Medicare Penalizes 758 Hospitals for Safety Deficiencies

Ken Terry

December 10, 2015

Seven hundred fifty-eight hospitals are losing 1% of their Medicare reimbursement in fiscal year (FY) 2016 because they are in the worst performing quartile in the hospital-acquired conditions (HAC) reduction program, the Centers for Medicare and Medicaid Services (CMS) announced today.

A total of 3308 hospitals were subject to the HAC program for the measurement period from October 1, 2015, to September 30, 2016. Because of an adjustment in the total HAC score cutoff, 22.9% of the hospitals fell into the bottom quartile in FY 2016 compared with 21.9% the previous year.

In FY 2015, 724 hospitals were subject to the HAC penalty. But they weren't necessarily the same hospitals as those penalized in FY 2016: only about 54% of those facilities were in the penalty box last year.

Hospitals that fell into the lowest quartile this year will forgo about $364 million in Medicare payments during FY 2016, CMS estimated.

The HAC program uses a composite group of measures and three individual metrics to score hospitals on the prevalence of hospital-acquired conditions, which is a proxy for patient safety. The composite measure is the Patient Safety Indicator (PSI) 90 Composite Index, which includes eight metrics and uses claims data. The mean performance on that index improved this year across all hospitals.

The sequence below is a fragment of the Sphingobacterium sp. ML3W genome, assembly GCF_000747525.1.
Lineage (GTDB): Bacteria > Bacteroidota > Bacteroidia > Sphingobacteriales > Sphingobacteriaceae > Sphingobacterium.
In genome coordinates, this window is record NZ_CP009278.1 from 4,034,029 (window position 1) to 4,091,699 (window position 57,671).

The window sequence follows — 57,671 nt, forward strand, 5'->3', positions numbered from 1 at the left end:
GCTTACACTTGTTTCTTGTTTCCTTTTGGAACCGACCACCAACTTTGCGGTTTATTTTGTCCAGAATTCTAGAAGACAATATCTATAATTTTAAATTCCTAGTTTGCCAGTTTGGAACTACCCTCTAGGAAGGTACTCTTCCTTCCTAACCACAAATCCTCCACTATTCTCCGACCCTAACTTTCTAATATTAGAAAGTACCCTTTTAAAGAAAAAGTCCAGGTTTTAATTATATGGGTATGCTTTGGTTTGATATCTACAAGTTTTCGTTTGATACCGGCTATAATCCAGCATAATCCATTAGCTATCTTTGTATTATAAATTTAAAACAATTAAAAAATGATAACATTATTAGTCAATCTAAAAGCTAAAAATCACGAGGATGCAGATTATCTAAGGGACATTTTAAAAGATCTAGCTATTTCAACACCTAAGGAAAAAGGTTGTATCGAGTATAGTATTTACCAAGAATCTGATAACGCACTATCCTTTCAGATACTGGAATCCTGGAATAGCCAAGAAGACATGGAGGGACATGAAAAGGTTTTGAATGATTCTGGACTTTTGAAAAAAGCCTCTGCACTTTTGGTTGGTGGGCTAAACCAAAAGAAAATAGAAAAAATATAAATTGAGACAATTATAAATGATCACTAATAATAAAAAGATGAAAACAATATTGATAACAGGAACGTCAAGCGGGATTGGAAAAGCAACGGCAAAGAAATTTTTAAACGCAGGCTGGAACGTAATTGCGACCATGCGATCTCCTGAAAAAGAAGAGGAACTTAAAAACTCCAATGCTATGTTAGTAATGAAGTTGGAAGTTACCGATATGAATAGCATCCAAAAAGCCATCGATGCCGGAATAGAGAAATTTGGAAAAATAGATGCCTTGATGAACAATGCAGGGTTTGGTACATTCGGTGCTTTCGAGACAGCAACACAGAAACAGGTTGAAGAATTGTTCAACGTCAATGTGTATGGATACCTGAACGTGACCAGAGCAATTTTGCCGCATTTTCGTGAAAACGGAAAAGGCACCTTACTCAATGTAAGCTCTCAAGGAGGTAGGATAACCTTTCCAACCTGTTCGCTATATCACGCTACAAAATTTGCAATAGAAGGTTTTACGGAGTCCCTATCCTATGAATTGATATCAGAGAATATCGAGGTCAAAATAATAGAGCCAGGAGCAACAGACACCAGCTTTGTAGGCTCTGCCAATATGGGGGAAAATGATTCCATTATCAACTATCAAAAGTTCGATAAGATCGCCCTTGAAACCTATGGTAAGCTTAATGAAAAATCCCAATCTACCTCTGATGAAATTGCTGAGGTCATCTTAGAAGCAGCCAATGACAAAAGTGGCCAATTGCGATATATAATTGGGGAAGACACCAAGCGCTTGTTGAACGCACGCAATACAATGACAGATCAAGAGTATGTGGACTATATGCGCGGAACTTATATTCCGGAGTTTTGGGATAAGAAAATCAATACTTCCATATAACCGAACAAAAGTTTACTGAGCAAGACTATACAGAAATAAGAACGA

Data on the other measures, for central-line infections, catheter-associated urinary tract infections (UTIs), and surgical-site infections, is derived from chart reviews. The mean national score for central-line infections improved this year, while that for catheter-related UTIs declined. The surgical-site infection measure is new.

Some hospitals and experts say that the HAC reduction program "disproportionately affects hospitals that serve poorer and sicker patient populations," notes Modern Healthcare. In addition, a Health Affairs brief points out, central line-associated infections are also measured in CMS' value-based purchasing program, potentially exposing hospitals to double penalties.

The HAC program, which was authorized by the Affordable Care Act, is the latest in CMS' efforts to increase patient safety in hospitals and reduce the amount of needless complications that generate additional costs for Medicare. Since 2009, CMS has no longer assigned patients to higher diagnosis-related groups for billing purposes when they develop hospital-acquired conditions. And, since FY 2015, hospital data on the PSI-90 composite patient safety index has been part of payment determinations under the Inpatient Quality Reporting program.

Hospital-acquired conditions are a major factor in patient safety. According to the Partnership for Patients, in 2010 adult patients experienced about 4.8 million HACs in 32.8 million hospitalizations. The Agency for Healthcare Research and Quality estimates that the additional cost of HACs ranges from $1,000 for treating a catheter-associated UTI to $17,000 for treating central-line infections and $21,000 to treat surgical-site infections and ventilator-associated pneumonia.


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